The Viet-Minh 6

The post had a prisoner they were very proud of. They excused themselves by saying that they had not had the chance to send him back to the army cage. But it was clear that they were really keeping him as long as they possibly could, and that he was regarded much as the pet boa constrictor had been in the ideal French post – a fabulous monster which, once rendered harmless, had become a mascot; an object of amiable curiosity. He was a German legionary who had been found, more or less by accident, after his jeep had been blown up by one of their bamboo mines. The mine seemed not to have been very powerful as the other occupants of the car got away, leaving this man who had leg injuries. The Commander said that he had been found quite sympathetic to their cause, and undoubtedly had been compelled to fight for the French. He expected that after an indoctrination course and a period of observation he would be offered the chance to enlist in the Viet-Minh army. Dinh mentioned that the loyalty of suitable candidates of this kind was tested at the end of their indoctrination, by giving them every opportunity to escape. When commando raids were made in the neighbourhood of prisoner-of-war cages, the guards dispersed, telling the prisoners to stay where they were. Those who did so received good conduct marks and some small privileges.
No guard had been placed on the hut where the prisoner lay. Apart from his leg wounds, the Commander said, neither he nor anyone could ever hope to escape through the maze of waterways. The German was small, dark and slender; diminished, too, perhaps, by his misfortunes. He lay in the bunk in his uniform with his legs in paper bandages. When he found out that I was not another prisoner he was at first rather sullen and hostile. I asked him how he felt, and he said that his legs hurt him all the time and he would give a year’s pay for a packet of cigarettes. At first he refused to give his name but later he said that it was Breczina. He was a Sudeten and had been an unterscharfuhrer in the Waffen SS – a selected man, he said – and had been wounded on the Russian and Western fronts. To my inquiry as to the treatment he had received, he said that he couldn’t complain, but that the food was filth. And was it true that he had been converted to the Viet-Minh’s point of view? He made a face. I could imagine what he thought of reds, he said, but if the worst came to the worst, he would sooner be an officer in the Viet-Minh army – and they had told him that Germans from the Legion sometimes got commissions – than rot in a prisoner-of-war camp again. His fate was of little impor¬tance, since the defeat of Germany had proved for him that there was no purpose behind the universe. At the moment he was inconvenienced only by the loss of his spectacles, and his one sorrow was that what had happened to him had still further postponed the day when he would see his parents again. He had not seen them since he left school to enter the army.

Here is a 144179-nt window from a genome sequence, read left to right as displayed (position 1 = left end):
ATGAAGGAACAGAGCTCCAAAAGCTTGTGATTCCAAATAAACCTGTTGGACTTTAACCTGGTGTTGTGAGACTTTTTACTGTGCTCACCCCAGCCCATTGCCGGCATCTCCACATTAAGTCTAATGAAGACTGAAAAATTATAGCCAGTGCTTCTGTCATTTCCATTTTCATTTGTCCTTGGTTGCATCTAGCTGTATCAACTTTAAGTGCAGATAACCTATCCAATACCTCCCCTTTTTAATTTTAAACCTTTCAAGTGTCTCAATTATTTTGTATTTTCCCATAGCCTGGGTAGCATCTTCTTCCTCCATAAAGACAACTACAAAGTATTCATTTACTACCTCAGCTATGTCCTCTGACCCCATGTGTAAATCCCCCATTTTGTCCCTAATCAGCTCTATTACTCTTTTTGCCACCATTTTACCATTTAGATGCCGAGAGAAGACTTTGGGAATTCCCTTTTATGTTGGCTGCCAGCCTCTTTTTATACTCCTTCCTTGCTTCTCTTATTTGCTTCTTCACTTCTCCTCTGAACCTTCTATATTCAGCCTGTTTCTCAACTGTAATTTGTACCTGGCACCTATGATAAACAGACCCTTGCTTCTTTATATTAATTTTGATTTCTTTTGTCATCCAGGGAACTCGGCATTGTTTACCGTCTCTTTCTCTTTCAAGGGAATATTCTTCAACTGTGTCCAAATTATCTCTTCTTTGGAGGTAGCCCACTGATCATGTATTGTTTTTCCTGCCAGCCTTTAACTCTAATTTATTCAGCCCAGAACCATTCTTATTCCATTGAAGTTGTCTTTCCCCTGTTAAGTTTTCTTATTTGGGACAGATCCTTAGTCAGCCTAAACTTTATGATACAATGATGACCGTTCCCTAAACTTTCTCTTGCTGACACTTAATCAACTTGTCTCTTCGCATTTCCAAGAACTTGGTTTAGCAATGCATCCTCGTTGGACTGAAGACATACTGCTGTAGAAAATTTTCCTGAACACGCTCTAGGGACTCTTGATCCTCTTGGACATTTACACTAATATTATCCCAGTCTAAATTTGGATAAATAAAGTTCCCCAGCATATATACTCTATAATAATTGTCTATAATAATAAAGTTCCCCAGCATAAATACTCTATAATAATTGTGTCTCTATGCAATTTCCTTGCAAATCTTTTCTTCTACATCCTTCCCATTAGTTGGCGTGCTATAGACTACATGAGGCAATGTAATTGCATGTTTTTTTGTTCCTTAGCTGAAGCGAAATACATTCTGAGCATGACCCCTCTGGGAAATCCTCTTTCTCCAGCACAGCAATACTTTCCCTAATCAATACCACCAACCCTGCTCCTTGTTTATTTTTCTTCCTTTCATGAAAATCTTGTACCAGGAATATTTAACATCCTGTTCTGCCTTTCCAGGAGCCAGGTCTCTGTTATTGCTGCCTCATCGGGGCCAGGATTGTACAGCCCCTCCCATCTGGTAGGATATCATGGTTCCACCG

Later in the day there was some air activity. A plane came over and circled the area several times, as if it were taking photographs. The temptation to fire at it must have been great as it flew very low. Dinh thought that there would have been a fifty-fifty chance of bringing it down with machine-gune fire. He said that the Viet-Minh were badly provided with anti-aircraft defence in the south and that there was a standing order that immediately a gun had been fired it had to be removed to another site. Soon after the plane appeared, a whistle was blown as a signal for all personnel to take cover, and later an order was issued that no one not on duty was to leave the huts for the rest of the day. Front line experiences, unless with an army on the move, are very restricted in their scope, and when the sector happens to be a small island screened by walls of vegetation in a swamp, one might as well be in a submarine for all one sees.
It was arranged that we should leave as soon as it was dark, since, as there had been no daylight activity, the night was expected to be a lively one. We boarded the sampan at dusk, and from the commander’s last- minute cordiality it was clear that he was relieved to see us go.
Once again the night was of a rare and perfect brilliance, with a sky of transparent gun-metal fenced in by a tall horizon of white palms. Through shining spear-hedged lanes we thrust forward with a gondola smoothness; pulling into a bank at last, where we left the sampan and climbed a low hillock. Here once had been a village, for although the shacks housing the living had disappeared a cluster of old substantial tombs remained; a stark revelation of bone-white stone in the neutral earth. On three sides stretched out a bleached-paper jungle of palms, but ahead was clear ground. In the centre of this cleared stage, about a mile away, a tower rose up; a small, neat, medieval shape, with its low girdle of bamboo; isolated in a plain which shone with the dull granularity of an ice-rink. ‘I have a surprise for you,’ Dinh said, looking at his watch. ‘In fifteen minutes the attack will begin.’

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